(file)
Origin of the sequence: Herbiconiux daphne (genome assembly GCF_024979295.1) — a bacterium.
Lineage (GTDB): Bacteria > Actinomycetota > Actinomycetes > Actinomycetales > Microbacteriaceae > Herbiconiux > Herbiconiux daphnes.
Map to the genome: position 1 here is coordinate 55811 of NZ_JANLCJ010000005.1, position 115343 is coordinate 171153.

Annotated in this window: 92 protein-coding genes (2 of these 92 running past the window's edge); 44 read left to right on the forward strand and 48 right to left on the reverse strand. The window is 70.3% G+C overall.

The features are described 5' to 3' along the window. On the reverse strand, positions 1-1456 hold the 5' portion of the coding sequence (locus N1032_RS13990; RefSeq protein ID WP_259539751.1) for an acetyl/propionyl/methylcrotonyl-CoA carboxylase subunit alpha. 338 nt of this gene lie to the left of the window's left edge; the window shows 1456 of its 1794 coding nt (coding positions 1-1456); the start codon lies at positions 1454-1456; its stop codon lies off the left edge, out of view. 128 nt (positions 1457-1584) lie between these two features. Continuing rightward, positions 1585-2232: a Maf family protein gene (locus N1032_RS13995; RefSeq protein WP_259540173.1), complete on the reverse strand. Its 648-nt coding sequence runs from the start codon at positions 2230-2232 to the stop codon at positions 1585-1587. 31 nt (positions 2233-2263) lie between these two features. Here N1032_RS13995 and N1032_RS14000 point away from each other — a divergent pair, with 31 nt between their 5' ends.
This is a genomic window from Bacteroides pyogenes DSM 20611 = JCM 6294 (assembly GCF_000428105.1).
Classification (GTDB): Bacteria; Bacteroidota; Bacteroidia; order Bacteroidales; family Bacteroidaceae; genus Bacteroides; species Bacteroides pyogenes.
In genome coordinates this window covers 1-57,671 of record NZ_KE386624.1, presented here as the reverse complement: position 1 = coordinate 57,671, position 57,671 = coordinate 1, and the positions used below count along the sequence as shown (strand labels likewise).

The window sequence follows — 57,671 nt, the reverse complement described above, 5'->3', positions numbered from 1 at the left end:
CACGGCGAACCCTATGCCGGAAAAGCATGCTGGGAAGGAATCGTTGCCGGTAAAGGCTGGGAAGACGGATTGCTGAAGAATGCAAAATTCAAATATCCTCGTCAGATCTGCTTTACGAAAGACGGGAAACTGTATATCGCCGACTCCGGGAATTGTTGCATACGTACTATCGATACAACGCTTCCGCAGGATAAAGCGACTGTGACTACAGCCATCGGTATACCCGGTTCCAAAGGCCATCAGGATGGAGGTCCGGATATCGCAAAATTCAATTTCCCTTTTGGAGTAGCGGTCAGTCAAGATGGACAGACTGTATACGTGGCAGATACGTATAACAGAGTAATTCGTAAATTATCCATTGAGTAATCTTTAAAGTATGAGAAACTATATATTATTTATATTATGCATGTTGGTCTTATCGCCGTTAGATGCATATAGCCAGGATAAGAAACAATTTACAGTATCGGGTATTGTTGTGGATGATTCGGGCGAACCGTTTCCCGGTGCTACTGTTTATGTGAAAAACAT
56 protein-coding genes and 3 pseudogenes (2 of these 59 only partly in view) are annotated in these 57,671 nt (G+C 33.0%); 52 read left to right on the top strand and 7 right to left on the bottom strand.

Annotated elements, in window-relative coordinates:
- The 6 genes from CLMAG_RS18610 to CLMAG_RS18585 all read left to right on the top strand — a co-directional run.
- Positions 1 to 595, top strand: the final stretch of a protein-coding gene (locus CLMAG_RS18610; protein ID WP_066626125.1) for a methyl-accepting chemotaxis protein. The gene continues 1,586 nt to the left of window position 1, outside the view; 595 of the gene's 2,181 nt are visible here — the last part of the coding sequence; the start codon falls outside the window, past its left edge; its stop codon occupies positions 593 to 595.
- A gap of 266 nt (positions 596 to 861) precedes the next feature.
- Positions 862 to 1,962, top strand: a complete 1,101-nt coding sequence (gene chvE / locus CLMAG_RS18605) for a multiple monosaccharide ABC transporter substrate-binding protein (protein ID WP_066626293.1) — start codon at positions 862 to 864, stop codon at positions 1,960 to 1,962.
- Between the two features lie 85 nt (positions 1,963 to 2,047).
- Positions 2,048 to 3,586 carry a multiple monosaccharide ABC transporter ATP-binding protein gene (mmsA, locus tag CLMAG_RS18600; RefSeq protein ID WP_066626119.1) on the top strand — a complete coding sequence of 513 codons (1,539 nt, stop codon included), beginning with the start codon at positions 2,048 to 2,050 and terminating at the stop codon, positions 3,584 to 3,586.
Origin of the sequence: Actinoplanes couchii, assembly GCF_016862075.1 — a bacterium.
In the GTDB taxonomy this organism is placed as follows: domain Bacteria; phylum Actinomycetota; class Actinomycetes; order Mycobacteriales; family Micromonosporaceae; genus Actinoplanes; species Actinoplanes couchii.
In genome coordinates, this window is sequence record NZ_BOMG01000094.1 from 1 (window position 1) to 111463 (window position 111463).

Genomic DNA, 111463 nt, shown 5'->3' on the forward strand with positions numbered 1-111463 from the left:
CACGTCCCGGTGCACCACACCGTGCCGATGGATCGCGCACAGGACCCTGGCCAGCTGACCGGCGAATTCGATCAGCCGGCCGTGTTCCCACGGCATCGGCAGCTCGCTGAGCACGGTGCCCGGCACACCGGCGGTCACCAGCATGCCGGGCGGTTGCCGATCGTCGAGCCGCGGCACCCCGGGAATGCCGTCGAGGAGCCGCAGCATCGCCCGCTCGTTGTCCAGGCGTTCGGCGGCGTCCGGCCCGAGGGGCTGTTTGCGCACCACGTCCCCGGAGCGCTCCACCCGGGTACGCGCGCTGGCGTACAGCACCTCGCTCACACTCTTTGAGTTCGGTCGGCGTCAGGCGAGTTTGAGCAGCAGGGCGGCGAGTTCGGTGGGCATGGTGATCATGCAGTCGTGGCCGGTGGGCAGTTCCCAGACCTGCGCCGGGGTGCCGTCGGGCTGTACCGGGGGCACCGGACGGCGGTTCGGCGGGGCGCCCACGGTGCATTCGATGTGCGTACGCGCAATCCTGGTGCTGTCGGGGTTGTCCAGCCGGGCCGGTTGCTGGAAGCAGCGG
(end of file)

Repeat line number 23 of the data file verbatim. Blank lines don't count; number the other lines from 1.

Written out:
CACGTCCCGGTGCACCACACCGTGCCGATGGATCGCGCACAGGACCCTGGCCAGCTGACCGGCGAATTCGATCAGCCGGCCGTGTTCCCACGGCATCGGCAGCTCGCTGAGCACGGTGCCCGGCACACCGGCGGTCACCAGCATGCCGGGCGGTTGCCGATCGTCGAGCCGCGGCACCCCGGGAATGCCGTCGAGGAGCCGCAGCATCGCCCGCTCGTTGTCCAGGCGTTCGGCGGCGTCCGGCCCGAGGGGCTGTTTGCGCACCACGTCCCCGGAGCGCTCCACCCGGGTACGCGCGCTGGCGTACAGCACCTCGCTCACACTCTTTGAGTTCGGTCGGCGTCAGGCGAGTTTGAGCAGCAGGGCGGCGAGTTCGGTGGGCATGGTGATCATGCAGTCGTGGCCGGTGGGCAGTTCCCAGACCTGCGCCGGGGTGCCGTCGGGCTGTACCGGGGGCACCGGACGGCGGTTCGGCGGGGCGCCCACGGTGCATTCGATGTGCGTACGCGCAATCCTGGTGCTGTCGGGGTTGTCCAGCCGGGCCGGTTGCTGGAAGCAGCGG